He recalled a large flag in Alliance and complaints about the noise from it saying the wind took it like a clipper ship and snapping it like a canon shot.
“I’ve heard where some of the flags snap in the wind and … boom.”
Panezott pointed to the drag strip noise but Baillie said, “It’s been there … this is a case of where we’re being asked to approve something new.”
Kufleitner said the dealership had already received approval for two 170-foot high wind turbines from the city zoning office “and FAA” and Pietzrak asked if he had any information on noise.
“No,” Kufleitner said, “It’s going to take an awful strong wind to snap it.”
Pietzrak asked if the meeting notice had been placed in the newspaper and Morrissey said “three papers were notified” and Pietzrak said it was a concern.”
Baillie said, “I’m talking about a letter to Perry Township” repeating his concern with the “visual impact” and wanting to be good neighbors.
“Just like we notify homeowners,” he said and Morrissey responded, “We normally don’t notify anyone outside the city … just inside the city.” He said the property was annexed and there is “no one nearby” and it is zoned commercial.
Conn said it wasn’t the city’s responsibility for notify anyone outside and Kufleitner said the pole will “sit on 54 acres I control … as far as a distraction, we’ve been approved for two turbines.”
Merry had no problem with flag “but where it lands when it falls,” he said adding the wind turbines have to “land on your property” if they fall.
Kufleitner pointed to the communication tower in front of city hall.
“This tower out here, where does it fall?” he asked, “the tower right outside this door.”
Merry repeated he had no problem with the flag.
“It it falls, I don’t want to be there,” he said, “if it comes down I want it to come down on your property.”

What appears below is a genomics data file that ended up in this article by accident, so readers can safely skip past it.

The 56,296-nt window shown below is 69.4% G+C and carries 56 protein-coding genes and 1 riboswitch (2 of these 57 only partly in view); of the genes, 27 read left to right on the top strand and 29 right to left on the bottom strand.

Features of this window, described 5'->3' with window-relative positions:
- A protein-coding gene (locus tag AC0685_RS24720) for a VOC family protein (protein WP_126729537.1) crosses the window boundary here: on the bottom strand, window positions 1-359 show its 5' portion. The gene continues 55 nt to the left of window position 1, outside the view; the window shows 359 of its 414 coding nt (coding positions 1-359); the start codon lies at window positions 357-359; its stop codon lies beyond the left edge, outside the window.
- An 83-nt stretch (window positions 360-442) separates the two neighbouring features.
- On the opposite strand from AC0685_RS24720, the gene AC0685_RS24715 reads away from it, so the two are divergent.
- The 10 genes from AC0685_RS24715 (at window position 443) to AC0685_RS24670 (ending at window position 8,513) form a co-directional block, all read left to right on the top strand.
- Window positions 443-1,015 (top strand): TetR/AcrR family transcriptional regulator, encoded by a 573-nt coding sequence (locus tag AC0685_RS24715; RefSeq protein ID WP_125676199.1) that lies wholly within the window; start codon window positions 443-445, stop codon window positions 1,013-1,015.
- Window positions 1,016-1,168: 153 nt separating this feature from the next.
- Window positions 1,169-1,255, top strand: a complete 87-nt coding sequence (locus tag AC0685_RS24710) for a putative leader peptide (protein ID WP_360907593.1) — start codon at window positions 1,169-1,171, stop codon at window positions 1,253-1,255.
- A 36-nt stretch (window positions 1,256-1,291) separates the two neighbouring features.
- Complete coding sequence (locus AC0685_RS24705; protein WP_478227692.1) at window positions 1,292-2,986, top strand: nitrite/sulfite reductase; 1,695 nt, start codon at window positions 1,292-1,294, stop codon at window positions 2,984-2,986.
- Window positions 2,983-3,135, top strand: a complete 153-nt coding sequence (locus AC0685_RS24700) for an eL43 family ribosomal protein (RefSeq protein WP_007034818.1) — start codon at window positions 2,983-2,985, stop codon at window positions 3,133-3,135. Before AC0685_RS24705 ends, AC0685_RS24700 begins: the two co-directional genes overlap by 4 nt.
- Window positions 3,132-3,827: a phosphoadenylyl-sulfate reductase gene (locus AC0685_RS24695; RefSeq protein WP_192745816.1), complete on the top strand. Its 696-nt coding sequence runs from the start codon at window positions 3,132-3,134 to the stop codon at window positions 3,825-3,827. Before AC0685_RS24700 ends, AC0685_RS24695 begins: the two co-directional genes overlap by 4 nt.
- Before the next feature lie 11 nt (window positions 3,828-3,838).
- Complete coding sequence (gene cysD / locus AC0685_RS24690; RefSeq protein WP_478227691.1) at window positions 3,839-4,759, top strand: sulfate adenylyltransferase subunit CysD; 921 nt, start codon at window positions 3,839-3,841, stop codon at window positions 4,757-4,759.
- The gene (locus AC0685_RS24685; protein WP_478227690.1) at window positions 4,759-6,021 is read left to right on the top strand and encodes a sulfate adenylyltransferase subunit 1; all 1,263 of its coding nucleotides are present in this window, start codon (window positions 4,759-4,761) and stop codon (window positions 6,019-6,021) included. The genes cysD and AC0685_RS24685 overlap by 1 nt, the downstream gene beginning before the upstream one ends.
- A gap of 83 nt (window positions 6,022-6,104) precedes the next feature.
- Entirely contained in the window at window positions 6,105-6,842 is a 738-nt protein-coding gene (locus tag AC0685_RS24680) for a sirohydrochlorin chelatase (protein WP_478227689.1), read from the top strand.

He moved for a conditional use based on that.
Kufleitner said it would be placed in the center of the dealership.
Conn asked, “If you put it up 45 feet, isn’t that enough?”
“Not for me.” Kufleitner said, “I feel it would be great for Salem.”
Panezott seconded the conditional use motion and the board voted it down.
“I’m blown away,” Kufleitner said, “I think it’s ridiculous … pathetic, I thought you guys would be happier than me.”
Pietzrak said, “The problem on a panel like this (is) you have to look at both sides …”
Kufleitner said it was a $25,000 project to start with, something he called “not a good business decision” after the meeting.
“I’m blown away. I really am,” he said.
Pietzrak said, “I think three times (higher than the permitted 45 feet) is a lot to comprehend.”
“It’s a rule setting,” Kufleitner said, “the closest home is probably 150 feet.”
Baillie said it would set a precedent that “would allow for almost anything to happen” and Kufleitner restated his 170-foot wind turbines were already approved.
“Not through this committee,” Baillie said and the board rejected the variance request.
“I’m blown away,” Kufleitner said and Conn called it “crass commercialism” saying Kufleitner was “asking to set a precedent that could be detrimental to Salem.”
Afterward Kufleitner thanked Panezott and Merry for their support.
Dave Arbogast Buick GMC Suzuki in Troy, just off Interstate 75, flies a 30- by 50-foot giant flag.
The Arbogast website says, “to our knowledge and research, it is the largest flag in Ohio.”
The flagpole stands 158 feet tall and the flag can can be seen from four miles away.
Flags have to be replaced on “an average of two-three times a month due to tearing and fading,” according to the Web site.